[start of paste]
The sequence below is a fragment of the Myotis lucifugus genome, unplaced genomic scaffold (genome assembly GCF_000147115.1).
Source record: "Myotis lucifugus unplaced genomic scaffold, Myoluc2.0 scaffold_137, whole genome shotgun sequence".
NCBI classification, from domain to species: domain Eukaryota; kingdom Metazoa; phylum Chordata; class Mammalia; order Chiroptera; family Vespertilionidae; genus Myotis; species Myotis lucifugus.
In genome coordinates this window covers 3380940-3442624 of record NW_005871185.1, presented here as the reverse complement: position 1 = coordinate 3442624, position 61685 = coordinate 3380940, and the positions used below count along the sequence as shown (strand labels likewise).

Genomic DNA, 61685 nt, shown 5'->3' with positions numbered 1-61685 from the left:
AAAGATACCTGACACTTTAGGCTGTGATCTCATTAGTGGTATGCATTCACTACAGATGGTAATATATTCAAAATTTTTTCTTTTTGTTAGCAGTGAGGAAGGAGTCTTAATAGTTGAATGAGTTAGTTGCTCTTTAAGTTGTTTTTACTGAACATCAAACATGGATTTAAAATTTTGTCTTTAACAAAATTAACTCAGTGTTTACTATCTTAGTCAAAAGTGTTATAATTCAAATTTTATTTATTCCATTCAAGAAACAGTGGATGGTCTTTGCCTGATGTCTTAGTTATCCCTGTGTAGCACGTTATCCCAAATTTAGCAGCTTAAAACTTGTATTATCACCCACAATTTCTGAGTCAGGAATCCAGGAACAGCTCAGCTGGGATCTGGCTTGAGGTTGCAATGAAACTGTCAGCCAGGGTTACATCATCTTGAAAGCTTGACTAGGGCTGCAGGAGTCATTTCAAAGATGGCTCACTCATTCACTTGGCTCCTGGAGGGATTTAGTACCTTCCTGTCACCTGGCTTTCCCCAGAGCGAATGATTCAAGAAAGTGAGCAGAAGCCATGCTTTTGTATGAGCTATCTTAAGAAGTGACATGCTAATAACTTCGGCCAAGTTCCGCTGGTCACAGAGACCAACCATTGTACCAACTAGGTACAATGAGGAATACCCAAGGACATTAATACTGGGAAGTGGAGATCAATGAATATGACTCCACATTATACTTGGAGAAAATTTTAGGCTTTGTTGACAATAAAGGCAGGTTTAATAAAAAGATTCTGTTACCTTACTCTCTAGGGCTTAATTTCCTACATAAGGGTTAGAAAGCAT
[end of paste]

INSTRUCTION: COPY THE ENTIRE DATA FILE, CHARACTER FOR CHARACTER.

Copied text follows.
The sequence below is a fragment of the Myotis lucifugus genome, unplaced genomic scaffold (genome assembly GCF_000147115.1).
Source record: "Myotis lucifugus unplaced genomic scaffold, Myoluc2.0 scaffold_137, whole genome shotgun sequence".
NCBI classification, from domain to species: domain Eukaryota; kingdom Metazoa; phylum Chordata; class Mammalia; order Chiroptera; family Vespertilionidae; genus Myotis; species Myotis lucifugus.
In genome coordinates this window covers 3380940-3442624 of record NW_005871185.1, presented here as the reverse complement: position 1 = coordinate 3442624, position 61685 = coordinate 3380940, and the positions used below count along the sequence as shown (strand labels likewise).

Genomic DNA, 61685 nt, shown 5'->3' with positions numbered 1-61685 from the left:
AAAGATACCTGACACTTTAGGCTGTGATCTCATTAGTGGTATGCATTCACTACAGATGGTAATATATTCAAAATTTTTTCTTTTTGTTAGCAGTGAGGAAGGAGTCTTAATAGTTGAATGAGTTAGTTGCTCTTTAAGTTGTTTTTACTGAACATCAAACATGGATTTAAAATTTTGTCTTTAACAAAATTAACTCAGTGTTTACTATCTTAGTCAAAAGTGTTATAATTCAAATTTTATTTATTCCATTCAAGAAACAGTGGATGGTCTTTGCCTGATGTCTTAGTTATCCCTGTGTAGCACGTTATCCCAAATTTAGCAGCTTAAAACTTGTATTATCACCCACAATTTCTGAGTCAGGAATCCAGGAACAGCTCAGCTGGGATCTGGCTTGAGGTTGCAATGAAACTGTCAGCCAGGGTTACATCATCTTGAAAGCTTGACTAGGGCTGCAGGAGTCATTTCAAAGATGGCTCACTCATTCACTTGGCTCCTGGAGGGATTTAGTACCTTCCTGTCACCTGGCTTTCCCCAGAGCGAATGATTCAAGAAAGTGAGCAGAAGCCATGCTTTTGTATGAGCTATCTTAAGAAGTGACATGCTAATAACTTCGGCCAAGTTCCGCTGGTCACAGAGACCAACCATTGTACCAACTAGGTACAATGAGGAATACCCAAGGACATTAATACTGGGAAGTGGAGATCAATGAATATGACTCCACATTATACTTGGAGAAAATTTTAGGCTTTGTTGACAATAAAGGCAGGTTTAATAAAAAGATTCTGTTACCTTACTCTCTAGGGCTTAATTTCCTACATAAGGGTTAGAAAGCAT